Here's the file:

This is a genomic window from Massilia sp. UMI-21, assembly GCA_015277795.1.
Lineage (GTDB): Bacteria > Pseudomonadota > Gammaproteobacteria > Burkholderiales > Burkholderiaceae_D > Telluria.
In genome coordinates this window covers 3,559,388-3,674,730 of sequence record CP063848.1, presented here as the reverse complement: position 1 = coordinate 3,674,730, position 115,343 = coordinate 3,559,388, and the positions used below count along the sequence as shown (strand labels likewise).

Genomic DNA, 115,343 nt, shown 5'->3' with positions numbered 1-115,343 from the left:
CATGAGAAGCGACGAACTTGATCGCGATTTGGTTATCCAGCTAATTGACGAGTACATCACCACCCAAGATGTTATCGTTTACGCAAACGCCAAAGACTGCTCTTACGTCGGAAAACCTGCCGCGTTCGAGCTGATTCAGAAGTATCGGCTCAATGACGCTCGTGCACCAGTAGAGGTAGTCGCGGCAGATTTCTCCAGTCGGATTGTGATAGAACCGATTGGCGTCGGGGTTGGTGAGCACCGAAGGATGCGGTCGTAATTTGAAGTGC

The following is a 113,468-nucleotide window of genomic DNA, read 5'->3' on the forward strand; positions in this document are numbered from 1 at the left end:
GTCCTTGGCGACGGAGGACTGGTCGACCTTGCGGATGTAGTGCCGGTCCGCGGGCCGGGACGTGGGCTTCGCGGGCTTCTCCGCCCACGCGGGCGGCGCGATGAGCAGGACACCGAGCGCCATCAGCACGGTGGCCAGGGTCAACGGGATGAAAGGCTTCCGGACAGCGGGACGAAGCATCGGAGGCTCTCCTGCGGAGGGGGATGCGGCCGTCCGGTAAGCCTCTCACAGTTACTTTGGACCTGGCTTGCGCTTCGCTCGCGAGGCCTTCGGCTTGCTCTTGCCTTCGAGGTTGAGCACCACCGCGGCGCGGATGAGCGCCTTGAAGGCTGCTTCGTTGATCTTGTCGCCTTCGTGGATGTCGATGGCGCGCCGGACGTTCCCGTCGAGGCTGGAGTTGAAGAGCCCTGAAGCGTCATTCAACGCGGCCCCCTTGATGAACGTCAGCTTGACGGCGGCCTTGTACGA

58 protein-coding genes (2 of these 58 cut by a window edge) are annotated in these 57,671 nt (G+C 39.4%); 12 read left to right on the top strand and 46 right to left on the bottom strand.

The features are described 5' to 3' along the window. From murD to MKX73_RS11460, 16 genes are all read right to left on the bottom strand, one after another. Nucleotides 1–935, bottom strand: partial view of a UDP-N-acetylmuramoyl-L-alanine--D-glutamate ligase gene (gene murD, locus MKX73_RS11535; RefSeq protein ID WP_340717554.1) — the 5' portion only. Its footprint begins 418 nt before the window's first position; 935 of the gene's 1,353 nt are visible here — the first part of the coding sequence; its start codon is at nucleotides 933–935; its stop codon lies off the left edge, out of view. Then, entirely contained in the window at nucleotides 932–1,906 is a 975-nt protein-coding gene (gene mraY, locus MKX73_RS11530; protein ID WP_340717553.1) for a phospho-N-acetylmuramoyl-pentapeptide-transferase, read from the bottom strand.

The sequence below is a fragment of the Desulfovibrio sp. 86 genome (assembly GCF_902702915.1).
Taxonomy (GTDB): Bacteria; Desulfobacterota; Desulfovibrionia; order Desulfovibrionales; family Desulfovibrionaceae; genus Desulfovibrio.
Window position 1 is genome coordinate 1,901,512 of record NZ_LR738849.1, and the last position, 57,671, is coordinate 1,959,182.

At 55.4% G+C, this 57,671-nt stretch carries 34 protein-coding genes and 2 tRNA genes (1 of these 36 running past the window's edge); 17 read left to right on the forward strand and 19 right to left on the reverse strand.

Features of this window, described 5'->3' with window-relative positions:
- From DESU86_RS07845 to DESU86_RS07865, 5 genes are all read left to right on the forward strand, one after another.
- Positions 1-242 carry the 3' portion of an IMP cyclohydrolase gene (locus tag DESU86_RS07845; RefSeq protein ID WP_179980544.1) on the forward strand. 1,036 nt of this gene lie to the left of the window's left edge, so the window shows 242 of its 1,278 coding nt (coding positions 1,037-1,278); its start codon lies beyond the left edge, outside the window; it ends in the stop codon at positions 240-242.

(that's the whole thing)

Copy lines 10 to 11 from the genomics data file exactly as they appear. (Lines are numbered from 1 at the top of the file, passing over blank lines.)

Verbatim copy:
The sequence below is a fragment of the Desulfovibrio sp. 86 genome (assembly GCF_902702915.1).
Taxonomy (GTDB): Bacteria; Desulfobacterota; Desulfovibrionia; order Desulfovibrionales; family Desulfovibrionaceae; genus Desulfovibrio.